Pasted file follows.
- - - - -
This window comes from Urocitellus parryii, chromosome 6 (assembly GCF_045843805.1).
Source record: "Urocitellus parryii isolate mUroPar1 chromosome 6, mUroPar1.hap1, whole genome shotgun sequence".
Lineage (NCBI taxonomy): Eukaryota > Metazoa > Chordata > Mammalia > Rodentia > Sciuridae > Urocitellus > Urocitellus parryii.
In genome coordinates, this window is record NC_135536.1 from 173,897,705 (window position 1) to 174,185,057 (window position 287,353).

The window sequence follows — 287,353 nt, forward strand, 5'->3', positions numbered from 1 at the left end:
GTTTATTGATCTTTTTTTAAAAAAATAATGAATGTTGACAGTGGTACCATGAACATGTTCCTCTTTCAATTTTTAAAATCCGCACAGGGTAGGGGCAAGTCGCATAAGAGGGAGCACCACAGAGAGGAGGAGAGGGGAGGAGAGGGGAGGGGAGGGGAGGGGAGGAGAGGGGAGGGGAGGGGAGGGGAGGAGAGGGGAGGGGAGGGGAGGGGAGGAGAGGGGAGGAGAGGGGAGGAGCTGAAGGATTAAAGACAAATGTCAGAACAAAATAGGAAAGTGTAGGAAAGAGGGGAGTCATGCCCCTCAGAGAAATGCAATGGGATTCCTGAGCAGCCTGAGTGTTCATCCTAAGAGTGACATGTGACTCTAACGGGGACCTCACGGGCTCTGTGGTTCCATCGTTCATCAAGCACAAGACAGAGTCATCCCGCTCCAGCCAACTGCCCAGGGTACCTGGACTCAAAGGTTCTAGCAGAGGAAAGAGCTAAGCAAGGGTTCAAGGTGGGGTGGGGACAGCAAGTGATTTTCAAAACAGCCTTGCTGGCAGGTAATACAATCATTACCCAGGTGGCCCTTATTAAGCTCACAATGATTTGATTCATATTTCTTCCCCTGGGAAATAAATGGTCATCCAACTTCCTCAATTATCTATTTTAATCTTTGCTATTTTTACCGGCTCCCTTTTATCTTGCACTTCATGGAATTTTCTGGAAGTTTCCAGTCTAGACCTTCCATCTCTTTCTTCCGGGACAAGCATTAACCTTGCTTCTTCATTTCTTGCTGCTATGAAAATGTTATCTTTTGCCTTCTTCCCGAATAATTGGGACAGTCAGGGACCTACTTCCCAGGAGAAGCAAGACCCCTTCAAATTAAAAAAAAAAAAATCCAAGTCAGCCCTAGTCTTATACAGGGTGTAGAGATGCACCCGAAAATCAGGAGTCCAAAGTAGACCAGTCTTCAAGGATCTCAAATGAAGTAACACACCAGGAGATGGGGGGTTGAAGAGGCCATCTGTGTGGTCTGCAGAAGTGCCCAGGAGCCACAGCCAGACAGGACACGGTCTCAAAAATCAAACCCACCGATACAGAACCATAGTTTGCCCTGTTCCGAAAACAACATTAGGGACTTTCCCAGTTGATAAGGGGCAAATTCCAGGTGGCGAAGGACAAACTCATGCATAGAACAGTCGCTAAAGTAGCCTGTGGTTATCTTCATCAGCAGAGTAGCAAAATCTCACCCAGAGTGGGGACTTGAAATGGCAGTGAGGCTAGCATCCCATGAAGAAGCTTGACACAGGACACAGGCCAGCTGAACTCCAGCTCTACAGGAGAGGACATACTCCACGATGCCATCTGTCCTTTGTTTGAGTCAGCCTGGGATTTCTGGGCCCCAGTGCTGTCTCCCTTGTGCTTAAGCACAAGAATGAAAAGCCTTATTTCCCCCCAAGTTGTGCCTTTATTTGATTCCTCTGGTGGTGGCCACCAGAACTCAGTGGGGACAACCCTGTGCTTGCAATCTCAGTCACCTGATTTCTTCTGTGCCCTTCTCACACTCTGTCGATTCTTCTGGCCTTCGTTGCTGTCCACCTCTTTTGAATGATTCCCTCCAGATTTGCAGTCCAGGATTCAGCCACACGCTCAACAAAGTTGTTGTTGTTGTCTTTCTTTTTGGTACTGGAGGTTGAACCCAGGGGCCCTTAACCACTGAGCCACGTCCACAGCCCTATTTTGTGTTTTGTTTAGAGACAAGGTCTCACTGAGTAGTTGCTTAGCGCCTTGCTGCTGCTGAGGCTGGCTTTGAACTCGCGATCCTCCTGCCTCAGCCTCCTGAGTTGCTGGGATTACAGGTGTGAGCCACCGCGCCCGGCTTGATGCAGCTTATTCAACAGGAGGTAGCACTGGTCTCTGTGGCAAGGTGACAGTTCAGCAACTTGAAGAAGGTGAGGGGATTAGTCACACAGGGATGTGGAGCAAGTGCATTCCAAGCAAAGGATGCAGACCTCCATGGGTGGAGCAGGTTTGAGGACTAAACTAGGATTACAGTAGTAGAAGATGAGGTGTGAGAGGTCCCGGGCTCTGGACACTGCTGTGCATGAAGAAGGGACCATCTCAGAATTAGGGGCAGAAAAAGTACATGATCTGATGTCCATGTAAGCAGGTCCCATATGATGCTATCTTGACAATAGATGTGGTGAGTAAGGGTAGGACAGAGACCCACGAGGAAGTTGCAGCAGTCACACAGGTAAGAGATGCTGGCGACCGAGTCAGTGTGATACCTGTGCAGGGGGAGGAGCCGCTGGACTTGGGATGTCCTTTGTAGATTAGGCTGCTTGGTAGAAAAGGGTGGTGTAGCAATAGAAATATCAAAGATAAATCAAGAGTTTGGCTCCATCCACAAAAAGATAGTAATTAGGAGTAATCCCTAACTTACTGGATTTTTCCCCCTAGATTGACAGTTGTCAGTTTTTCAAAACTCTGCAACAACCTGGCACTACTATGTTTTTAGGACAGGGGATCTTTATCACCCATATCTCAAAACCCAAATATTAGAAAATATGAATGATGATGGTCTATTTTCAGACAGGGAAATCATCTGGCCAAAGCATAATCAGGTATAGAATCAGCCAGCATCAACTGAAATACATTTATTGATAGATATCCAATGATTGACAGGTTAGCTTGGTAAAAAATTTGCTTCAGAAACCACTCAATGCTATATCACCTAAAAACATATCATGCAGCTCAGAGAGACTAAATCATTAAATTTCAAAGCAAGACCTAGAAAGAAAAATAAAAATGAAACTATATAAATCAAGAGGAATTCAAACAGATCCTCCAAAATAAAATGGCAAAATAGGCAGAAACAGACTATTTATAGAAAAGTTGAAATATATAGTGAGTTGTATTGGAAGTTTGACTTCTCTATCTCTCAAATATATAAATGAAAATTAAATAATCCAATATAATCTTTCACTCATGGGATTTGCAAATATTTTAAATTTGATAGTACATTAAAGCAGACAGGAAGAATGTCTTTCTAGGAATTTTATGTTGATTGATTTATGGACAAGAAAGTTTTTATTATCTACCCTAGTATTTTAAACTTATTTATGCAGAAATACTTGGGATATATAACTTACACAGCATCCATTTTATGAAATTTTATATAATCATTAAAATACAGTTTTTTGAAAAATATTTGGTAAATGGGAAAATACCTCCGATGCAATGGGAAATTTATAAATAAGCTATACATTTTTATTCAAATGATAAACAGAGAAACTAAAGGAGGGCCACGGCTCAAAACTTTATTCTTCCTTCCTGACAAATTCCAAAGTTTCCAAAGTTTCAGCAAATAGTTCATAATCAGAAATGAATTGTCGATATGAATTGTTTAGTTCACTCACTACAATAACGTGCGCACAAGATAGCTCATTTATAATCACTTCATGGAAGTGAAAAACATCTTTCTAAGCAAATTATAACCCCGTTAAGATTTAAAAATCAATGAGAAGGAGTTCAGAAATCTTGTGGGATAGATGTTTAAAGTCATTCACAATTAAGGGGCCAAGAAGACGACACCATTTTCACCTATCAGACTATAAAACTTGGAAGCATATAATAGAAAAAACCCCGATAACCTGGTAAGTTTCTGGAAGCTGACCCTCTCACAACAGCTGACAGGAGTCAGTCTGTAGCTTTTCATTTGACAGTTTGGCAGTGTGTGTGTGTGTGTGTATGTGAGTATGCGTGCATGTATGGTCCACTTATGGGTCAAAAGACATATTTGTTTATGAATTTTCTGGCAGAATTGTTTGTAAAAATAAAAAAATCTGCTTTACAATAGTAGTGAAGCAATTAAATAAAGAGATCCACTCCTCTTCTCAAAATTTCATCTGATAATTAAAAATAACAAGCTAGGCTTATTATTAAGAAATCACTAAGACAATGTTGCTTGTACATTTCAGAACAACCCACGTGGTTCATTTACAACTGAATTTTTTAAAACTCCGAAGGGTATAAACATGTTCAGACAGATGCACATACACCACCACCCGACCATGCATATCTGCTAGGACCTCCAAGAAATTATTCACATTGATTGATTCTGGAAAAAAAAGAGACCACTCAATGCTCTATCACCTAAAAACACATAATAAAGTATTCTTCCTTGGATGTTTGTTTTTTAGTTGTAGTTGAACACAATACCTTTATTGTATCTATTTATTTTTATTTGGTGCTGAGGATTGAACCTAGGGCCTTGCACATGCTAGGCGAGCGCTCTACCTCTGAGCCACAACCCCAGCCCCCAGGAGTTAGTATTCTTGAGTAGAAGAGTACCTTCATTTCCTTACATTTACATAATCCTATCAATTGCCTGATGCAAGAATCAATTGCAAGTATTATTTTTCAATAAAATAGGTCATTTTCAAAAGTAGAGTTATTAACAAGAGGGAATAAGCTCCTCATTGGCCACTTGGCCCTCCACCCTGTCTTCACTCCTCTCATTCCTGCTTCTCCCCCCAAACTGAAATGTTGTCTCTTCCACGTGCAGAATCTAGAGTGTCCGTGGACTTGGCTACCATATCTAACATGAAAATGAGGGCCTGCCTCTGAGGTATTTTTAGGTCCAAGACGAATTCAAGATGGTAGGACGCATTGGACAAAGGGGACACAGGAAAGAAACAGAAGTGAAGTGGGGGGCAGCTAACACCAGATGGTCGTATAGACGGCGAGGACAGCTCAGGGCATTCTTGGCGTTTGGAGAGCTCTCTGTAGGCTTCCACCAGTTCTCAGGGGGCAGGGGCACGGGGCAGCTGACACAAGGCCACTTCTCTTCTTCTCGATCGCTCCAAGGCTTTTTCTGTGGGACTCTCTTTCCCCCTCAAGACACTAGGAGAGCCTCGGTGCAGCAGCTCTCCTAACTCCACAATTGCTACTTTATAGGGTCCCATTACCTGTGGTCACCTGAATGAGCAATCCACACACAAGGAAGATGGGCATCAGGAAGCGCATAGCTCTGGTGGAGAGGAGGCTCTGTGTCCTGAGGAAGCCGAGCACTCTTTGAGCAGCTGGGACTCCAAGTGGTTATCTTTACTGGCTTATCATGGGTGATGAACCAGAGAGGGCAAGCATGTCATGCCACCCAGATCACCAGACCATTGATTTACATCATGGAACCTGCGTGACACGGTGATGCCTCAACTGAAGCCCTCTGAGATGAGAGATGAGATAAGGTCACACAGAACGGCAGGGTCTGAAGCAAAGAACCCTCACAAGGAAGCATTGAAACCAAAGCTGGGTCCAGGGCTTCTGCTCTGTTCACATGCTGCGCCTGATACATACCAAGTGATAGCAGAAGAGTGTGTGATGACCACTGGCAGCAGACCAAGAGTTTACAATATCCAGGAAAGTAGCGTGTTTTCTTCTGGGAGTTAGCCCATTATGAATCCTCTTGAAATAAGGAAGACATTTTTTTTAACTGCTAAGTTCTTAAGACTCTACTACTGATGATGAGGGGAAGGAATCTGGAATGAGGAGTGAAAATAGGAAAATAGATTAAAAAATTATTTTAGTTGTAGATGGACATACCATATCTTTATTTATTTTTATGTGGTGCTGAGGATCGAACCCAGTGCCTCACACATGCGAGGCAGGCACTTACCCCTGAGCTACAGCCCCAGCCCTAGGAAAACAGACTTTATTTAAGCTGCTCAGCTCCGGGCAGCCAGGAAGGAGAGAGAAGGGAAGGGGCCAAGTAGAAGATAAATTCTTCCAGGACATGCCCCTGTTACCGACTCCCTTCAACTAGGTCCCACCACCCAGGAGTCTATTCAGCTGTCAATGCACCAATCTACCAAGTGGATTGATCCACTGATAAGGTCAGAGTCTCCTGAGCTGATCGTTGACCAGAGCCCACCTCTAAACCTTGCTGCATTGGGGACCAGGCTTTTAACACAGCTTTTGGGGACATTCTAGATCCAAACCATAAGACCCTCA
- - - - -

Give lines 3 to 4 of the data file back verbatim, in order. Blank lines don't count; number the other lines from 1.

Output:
Lineage (NCBI taxonomy): Eukaryota > Metazoa > Chordata > Mammalia > Rodentia > Sciuridae > Urocitellus > Urocitellus parryii.
In genome coordinates, this window is record NC_135536.1 from 173,897,705 (window position 1) to 174,185,057 (window position 287,353).